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Gloop

This article was originally posted to the TerraSol Games blog at http://terrasolgames.com on May 18, 2011 and was reprinted in the October 2011 issue of Freelance Traveller with the author’s permission.

Gloop is the 30th century staff of life. It is the stuff that goes into feeding the cell culture that becomes your synth meat or into the food synthesizers to directly become your ham or potatoes. Gloop is made from organic materials; the most common one in the Twilight Sector is Krill foodpaste from Argos. It is the raw material that your food synthesizer uses to create your meal. It comes both in a liquid form and a dried brick form. As a liquid the stuff just looks like “gloop”, hence the name.

On the grand 30th century food pyramid, gloop is firmly entrenched at the bottom. Synthetic products like synth meat, vegetables or fruits are regarded more highly, and above everything are natural foods. But just because it sits at the bottom of consumer preference doesn’t diminish its importance. For space travel, space habitats, and sealed environmental habitats, where storage is at a premium, gloop is a godsend.

The problem with gloop has always been taste, and with good reason. Early versions of the stuff were simply awful but with time and consumer demand more palatable versions of gloop came onto the market. Like any consumer product, from carpet to gauss weapons, there are endless quality levels of gloop. The quality of taste that is experienced by the consumer is based on two factors: the quality of the gloop and the fidelity level of the food synthesizer that ultimately converts the gloop into a food item or recipe.

The quality of gloop is usually described as being in one of three tiers, low, moderate or high. For purposes of determining the quality of what you are consuming the factor assigned to each level is 75% for low, 90% for moderate and 99% for high. The costs for the three tiers per meal equivalent is 2, 4 or 8 credits. Clearly as stated above there is room in each tier for higher and lower quality gloop with corresponding incremental price adjustments.

The second factor is the quality of the food synthesizer that ultimately converts the gloop into a meal. These are rated as a fidelity factor to the recipe program used by the processor, the range is 91 to 99%. So an example of the worst quality meal would be low quality gloop (75%) and a low quality (economy) synthesizer (91%). Food produced by this combination would result in a meal that tasted 68% like a meal using natural ingredients. It doesn’t sound too appetizing, but that is what many starship crews must put up with besides whatever real food they can sneak on board and keep out of the hands of their shipmates. On the other end, though, gloop can be quite good; high quality gloop with a state of the art synthesizer (99% 99%) would produce a meal that tasted 98% like a natural one. The average person would have a hard time telling the difference.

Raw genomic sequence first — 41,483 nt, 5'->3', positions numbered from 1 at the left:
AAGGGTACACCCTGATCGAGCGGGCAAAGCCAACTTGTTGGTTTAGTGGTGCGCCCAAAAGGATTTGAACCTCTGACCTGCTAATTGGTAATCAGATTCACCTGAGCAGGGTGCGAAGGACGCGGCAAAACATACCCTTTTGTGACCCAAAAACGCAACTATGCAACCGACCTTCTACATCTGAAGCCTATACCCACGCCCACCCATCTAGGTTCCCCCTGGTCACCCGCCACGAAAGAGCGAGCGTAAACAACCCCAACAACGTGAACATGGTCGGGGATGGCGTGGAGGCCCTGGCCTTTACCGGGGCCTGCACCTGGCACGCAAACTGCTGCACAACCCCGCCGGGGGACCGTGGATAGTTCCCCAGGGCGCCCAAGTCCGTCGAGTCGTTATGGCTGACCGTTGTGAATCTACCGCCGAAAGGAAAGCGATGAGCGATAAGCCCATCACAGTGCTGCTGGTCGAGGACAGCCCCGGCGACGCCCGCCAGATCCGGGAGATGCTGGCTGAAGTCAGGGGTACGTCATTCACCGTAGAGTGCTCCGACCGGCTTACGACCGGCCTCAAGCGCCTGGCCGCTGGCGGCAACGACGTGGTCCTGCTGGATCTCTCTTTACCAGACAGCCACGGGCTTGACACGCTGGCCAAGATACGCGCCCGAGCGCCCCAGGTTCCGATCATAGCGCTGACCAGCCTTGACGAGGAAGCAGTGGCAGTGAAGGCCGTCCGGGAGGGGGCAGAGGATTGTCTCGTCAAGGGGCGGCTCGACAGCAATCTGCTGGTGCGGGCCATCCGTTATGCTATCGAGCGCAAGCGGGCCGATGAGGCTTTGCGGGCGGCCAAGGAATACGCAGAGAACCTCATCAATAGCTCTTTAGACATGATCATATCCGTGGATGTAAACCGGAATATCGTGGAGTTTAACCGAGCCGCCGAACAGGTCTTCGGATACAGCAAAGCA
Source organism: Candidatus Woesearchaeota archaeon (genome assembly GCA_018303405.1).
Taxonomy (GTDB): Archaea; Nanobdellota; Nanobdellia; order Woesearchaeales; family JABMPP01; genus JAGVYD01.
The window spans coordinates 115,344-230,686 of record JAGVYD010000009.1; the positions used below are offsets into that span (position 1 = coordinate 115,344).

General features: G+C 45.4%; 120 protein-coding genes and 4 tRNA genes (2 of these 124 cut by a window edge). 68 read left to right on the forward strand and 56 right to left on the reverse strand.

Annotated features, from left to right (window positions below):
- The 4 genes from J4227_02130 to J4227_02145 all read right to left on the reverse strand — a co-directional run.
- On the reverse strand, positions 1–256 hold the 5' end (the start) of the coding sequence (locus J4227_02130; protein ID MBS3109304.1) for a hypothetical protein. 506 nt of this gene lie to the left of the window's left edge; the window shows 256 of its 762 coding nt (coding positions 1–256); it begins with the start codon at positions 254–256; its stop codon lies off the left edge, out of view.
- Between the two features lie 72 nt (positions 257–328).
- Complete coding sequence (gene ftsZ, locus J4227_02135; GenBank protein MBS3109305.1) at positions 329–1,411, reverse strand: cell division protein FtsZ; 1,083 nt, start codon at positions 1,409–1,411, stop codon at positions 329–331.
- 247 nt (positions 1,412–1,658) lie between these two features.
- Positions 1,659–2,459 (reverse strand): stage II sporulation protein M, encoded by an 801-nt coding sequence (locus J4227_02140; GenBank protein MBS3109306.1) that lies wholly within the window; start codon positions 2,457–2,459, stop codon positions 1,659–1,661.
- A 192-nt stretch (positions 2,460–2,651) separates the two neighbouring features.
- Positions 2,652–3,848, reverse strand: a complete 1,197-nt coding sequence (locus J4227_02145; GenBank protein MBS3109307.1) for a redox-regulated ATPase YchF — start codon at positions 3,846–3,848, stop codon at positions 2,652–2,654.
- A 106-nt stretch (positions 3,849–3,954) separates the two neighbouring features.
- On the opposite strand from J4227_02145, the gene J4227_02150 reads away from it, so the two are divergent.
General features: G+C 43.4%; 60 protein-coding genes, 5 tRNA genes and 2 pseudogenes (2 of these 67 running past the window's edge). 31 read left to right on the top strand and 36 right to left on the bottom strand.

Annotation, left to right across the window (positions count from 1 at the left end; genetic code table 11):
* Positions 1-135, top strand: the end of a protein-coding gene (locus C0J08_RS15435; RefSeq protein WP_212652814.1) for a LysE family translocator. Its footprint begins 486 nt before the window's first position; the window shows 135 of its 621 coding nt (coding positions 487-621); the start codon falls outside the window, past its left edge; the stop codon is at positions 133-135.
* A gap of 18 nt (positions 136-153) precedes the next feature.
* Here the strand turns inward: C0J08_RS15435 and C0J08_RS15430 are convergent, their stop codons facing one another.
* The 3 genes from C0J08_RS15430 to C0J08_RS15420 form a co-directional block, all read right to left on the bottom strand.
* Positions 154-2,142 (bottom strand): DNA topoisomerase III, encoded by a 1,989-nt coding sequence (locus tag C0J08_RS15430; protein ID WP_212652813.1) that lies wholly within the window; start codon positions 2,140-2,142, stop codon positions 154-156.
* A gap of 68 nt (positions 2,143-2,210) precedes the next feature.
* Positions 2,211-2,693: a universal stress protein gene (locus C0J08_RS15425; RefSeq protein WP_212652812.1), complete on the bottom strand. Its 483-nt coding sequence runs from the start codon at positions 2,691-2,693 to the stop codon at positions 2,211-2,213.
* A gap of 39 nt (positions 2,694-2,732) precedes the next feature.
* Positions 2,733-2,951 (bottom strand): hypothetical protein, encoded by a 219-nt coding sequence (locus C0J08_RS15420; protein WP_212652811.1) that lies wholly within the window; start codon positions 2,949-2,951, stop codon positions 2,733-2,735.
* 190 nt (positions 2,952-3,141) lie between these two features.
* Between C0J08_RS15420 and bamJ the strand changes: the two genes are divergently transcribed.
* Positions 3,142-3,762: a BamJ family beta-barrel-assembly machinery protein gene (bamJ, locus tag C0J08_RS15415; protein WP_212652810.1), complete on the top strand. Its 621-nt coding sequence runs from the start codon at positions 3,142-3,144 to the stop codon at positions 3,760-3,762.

Gloop Cost Per Meal
Quality Price per meal-equivalent
Low Cr 2
Moderate Cr 4
High Cr 8

 

Food Synthesizer Quality and Cost1
  Low (75%) Moderate (90%) High (99%) Cost2
Economy (91%) 68% 81% 90% Cr 2,000
Standard (95%) 71% 85% 94% Cr 5,000
Advanced (99%) 74% 89% 98% Cr 10,000
  1. This is a cross-matrix of synthesizer quality (left column) with gloop quality (top row). The value at the intersection of the two quality values represents the taste similarity to an all-natural-ingredients meal.

  2. Other factors, including the size and recipe range, also affects the cost. See the following tables. These costs are the baseline for further adjustments

 

Synthesizer Size Effects on Cost
Size Number of meals
per ten minutes
Cost Multiplier Mass/Volume* of Unit
Personal 1 0.5 5 kg
Compact 2 0.75 15 kg
Small 5 1 50 kg
Medium 10 2 0.1 dton
Large 20 5 0.5 dton
Industrial 50 10 1.0 dton

* Once the unit reaches Medium size, it must be a fixed installation, and mass is less important than volume. This table thus switches to volume rather than weight. Personal through Small units may be portable.

So, a starship with a Medium unit does a crew meal and a passenger meal; a liner with 2 large units sits 40 at a meal.

Recipes includes the number of recipes that can be prepared and the range of general flavors and styles that can be mixed and matched for example grilled, fried, BBQ etc and food types such as beef, pork, bacon, lamb, chicken, fish, shellfish. So a limited unit could have beef, bacon, chicken and then have a total of 20 ways of preparing or cooking said food. BBQ chicken strips, beef burger, steak, crispy bacon strips etc.

Recipe Range Effect on Size and Cost
Range Recipes Size Multiplier Cost Multiplier
Limited 20/3 0.5 0.5
Good 100/5 1.0 1.0
Excellent 500/unlimited 2.0 2.0

“Recipes” is expressed as number of ways that foods can be prepared/number of basic food types that can be prepared.

Cost SSE RRE is the cost of any single unit, where: Cost is the cost from the Food Synthesizer Quality and Cost table; SSE is the cost multiplier from the Synthesizer Size Effect On Cost table; and RRE is the cost multiplier from the Recipe Range Effect On Size and Cost table

How does this affect my game?

Well, once again it’s is mostly background info but it is important info if you are trying to feed your crew or your crew plus the 10 lucky souls you just plucked from lifeboats after that pirate attack.